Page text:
BAD FOR GOOD By Graham Bartlett @Allison&Busby @gbpoliceadvisor #BookReview

Out now / Hardback / ebook / audiobook /


How far would you go?

The murder of a promising footballer, son of Brighton’s highest-ranking police officer, means Detective Superintendent Jo Howe has a complicated and sensitive case on her hands. The situation becomes yet more desperate following devastating blackmail threats.

Howe can trust no one as she tracks the brutal killer in a city balanced on a knife edge of vigilante action and a police force riven with corruption.


I had seen lots of good comments on this book, and being a lover of crime fiction I thought I would buy myself a copy and see what I thought. Just before picking this one up I had just finished a fast paced Psychological Thriller. So this one had a lot to live up to. But I had seen some of the girls in our @squadpod3 were recommending so had a feeling this would be good.

Initially I found the pace a little slow, but that’s just me, I like to go into a story at 100 miles an hour. However, the slow part was necessary really to get to know some of the main players in the story. Once that was done the pace started to pick up and by the time I had reached part 2 I couldn’t stop it had me completely gripped, finishing it at 4am this morning. I had to know how it was going to end before I could even think of sleeping.

The story is set in Brighton, the crime rates are rising, but the police are so short of officers, something I know we have been hearing for a while now, with budget cuts, a ban on hiring new officers for several years. Because the police are taking longer and longer to attend crime scenes whether that be break ins, assaults, burglary it has given a vigilante group a chance to grow its own business. But this business does not come free to those who call it. The methods of dealing with the perpetrators are pretty gruesome as well as we learn from the start. But this is just the beginning. The opening scene gives an idea as to how this group work, but you have no idea who they are.

Detective Chief Superintendent Phil Cooke, has a lot going on not just at work but also in his home life, his wife Ruth is dying from cancer, he has two sons Harry and Kyle, Harry is on his way to be a professional footballer for Brighton and Hove Albion, Phil is thrilled at this and so proud of his son. Then, he has work dealing with ACC Acers who is demanding he makes more cuts, but how can you cut something when there is nothing left to cut, they are already running on low staff, being called out by the press and the public for the rise in crime.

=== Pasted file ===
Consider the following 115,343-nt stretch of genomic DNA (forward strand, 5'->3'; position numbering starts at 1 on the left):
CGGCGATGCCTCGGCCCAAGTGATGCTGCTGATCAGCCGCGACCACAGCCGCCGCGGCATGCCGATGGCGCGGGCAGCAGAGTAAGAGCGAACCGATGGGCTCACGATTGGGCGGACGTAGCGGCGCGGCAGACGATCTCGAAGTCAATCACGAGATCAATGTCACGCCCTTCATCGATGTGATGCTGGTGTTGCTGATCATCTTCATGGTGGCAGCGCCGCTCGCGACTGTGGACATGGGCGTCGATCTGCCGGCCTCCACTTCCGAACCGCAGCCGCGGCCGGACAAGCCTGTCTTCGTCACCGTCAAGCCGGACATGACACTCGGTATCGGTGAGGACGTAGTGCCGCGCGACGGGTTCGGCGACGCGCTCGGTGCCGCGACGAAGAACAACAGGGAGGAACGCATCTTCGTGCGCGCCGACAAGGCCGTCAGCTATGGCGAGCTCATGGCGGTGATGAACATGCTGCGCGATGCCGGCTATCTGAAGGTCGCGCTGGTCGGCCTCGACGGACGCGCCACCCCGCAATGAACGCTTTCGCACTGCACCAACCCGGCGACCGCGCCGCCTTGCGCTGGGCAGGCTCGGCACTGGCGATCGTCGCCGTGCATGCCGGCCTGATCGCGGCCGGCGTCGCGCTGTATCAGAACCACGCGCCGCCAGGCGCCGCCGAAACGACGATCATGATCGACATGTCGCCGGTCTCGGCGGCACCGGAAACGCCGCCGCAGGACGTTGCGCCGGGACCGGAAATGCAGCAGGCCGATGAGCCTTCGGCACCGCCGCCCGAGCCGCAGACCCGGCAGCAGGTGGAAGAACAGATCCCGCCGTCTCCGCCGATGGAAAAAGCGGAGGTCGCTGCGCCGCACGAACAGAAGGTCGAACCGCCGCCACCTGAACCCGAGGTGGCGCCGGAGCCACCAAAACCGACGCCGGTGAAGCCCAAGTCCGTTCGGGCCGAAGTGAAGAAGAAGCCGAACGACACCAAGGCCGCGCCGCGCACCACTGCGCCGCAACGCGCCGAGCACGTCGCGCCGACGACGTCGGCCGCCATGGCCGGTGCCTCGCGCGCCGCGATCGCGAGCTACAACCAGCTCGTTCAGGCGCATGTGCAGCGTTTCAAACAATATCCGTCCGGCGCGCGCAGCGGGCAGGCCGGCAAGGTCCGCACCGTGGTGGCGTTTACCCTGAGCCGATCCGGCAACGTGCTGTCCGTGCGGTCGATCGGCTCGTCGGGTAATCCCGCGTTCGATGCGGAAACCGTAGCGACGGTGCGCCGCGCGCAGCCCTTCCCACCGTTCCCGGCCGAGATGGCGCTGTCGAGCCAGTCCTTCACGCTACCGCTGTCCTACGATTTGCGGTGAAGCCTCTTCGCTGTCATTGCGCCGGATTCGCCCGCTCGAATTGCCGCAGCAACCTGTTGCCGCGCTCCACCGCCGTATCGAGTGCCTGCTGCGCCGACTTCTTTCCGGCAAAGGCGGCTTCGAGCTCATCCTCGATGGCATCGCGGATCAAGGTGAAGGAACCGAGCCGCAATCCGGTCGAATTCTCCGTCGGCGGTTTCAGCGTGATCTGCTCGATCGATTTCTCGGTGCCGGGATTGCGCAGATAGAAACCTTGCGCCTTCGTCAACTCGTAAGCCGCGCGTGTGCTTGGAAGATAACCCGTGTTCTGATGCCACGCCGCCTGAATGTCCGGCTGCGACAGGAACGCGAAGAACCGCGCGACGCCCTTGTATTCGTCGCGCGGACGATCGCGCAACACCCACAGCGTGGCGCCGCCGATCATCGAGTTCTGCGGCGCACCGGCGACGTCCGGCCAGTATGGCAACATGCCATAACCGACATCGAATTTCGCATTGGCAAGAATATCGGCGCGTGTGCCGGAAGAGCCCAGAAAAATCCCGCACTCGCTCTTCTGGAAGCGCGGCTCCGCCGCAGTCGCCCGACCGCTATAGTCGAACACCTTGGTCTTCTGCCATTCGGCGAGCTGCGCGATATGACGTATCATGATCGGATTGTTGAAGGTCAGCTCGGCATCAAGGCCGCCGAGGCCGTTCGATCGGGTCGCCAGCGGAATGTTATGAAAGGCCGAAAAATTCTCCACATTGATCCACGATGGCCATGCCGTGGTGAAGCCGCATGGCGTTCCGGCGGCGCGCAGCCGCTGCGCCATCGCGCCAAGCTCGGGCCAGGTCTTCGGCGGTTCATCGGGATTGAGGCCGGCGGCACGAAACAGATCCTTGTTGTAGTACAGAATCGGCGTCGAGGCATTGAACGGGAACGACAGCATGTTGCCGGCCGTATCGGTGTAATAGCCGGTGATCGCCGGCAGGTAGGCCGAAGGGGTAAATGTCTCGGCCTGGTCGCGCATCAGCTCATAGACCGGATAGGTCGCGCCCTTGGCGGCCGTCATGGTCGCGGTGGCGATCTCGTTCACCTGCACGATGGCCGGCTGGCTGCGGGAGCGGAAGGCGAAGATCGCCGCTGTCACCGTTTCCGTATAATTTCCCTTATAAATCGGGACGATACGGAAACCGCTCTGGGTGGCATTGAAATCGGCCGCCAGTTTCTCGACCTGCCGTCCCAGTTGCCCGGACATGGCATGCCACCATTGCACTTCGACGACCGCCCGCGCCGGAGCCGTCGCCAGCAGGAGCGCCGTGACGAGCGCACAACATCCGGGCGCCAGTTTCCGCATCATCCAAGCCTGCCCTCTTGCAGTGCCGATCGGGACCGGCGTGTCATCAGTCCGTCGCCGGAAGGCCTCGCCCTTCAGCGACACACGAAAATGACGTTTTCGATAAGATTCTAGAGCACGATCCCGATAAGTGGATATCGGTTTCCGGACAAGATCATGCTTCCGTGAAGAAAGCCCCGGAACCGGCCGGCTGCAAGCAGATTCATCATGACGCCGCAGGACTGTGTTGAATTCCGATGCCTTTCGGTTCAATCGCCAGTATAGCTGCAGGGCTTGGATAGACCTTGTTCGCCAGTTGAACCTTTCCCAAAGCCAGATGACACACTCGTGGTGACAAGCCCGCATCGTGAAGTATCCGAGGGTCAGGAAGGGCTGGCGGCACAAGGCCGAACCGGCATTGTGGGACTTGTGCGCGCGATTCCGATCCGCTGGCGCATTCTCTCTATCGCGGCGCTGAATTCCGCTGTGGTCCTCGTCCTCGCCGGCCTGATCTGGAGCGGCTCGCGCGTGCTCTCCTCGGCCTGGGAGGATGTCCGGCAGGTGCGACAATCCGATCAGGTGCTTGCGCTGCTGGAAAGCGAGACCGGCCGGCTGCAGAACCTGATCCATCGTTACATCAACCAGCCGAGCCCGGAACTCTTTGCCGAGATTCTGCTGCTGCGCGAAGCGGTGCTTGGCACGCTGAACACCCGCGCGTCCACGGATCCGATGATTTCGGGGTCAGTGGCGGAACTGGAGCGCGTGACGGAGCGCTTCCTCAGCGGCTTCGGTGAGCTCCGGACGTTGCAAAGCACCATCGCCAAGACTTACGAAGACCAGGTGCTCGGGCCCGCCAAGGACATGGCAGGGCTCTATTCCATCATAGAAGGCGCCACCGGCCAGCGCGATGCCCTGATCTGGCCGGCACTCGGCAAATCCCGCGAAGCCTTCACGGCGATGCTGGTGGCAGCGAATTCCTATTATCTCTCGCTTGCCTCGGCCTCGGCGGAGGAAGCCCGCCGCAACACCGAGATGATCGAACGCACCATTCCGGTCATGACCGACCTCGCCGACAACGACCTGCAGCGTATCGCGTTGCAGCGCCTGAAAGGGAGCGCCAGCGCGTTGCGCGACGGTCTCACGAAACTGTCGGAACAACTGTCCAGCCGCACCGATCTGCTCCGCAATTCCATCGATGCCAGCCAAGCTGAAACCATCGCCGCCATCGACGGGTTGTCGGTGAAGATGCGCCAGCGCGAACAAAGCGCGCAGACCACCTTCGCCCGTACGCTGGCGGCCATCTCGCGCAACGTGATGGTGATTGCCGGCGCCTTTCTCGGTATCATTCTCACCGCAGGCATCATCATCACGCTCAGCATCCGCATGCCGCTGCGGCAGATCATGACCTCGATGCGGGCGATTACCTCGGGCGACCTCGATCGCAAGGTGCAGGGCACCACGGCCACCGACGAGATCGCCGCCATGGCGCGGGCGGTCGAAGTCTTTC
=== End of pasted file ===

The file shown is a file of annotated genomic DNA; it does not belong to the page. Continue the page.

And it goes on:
But then something happens that will change Phil’s life forever, his son Harry is murdered. Detective Superintendent Joanne Howe is tasked with finding the killer of Harry Cooke, he had been stabbed in the heart. But there is absolutely nothing to go on, no evidence at the scene, no witnesses. Word on the street is that a local drug ring leader Marco is to blame but Marco has gone underground for reasons of his own. It starts to look to Jo that there are vigilante’s out there, but it’s something she doesn’t want to believe, and it’s something her superiors tell her to stay clear of as it’s just talk. But where does Harry’s death fit in? He was a popular person with a great future ahead of him. Who would want him dead?

The vigilante group contact Phil and offer to find Harry’s killer for a price, Phil doesn’t want to do this but this group knows things about Phil, things that would end his career, if he doesn’t toe the line things won’t look good not just for him but others in his family.

Once you knew all the players in this, it became very fast paced and gripping, I felt like screaming at some of the characters telling them to listen to what they are being told. It was unclear who could be trusted who is the puppet master pulling all the strings. I will admit I did guess who Harry’s killer was before the end of the book but that didn’t matter, because with everything that was going on towards the end, I was on the edge of my seat, or should I say edge of my bed! There are some great characters in this, some I would like to see again, some I felt such empathy for especially Bob Heaton. They were all believable, relatable. Some nice and some not so nice but that happens in life.

If you like your crime read gritty and dark in places then grab a copy of this you will not be disappointed. The timeline runs from the end of April to the middle of August. Once you get into this you will not be able to put it down. A definite ⭐️⭐️⭐️⭐️⭐️💥💥💥💥💥 read. Engrossing, at times tense, gripping read.


Graham Bartlett was a police officer for thirty years and is now a bestselling writer. He rose to become chief superintendent and the divisional commander of Brighton and Hove police. He entered the Sunday Times Top Ten with his first non-fiction book, Death Comes Knocking, which he later followed with Babes in the Wood. Both of these books he co-wrote with international bestseller, Peter James. As well as writing, Bartlett is a police procedural and crime advisor helping scores of authors and TV writers achieve authenticity in their drama.

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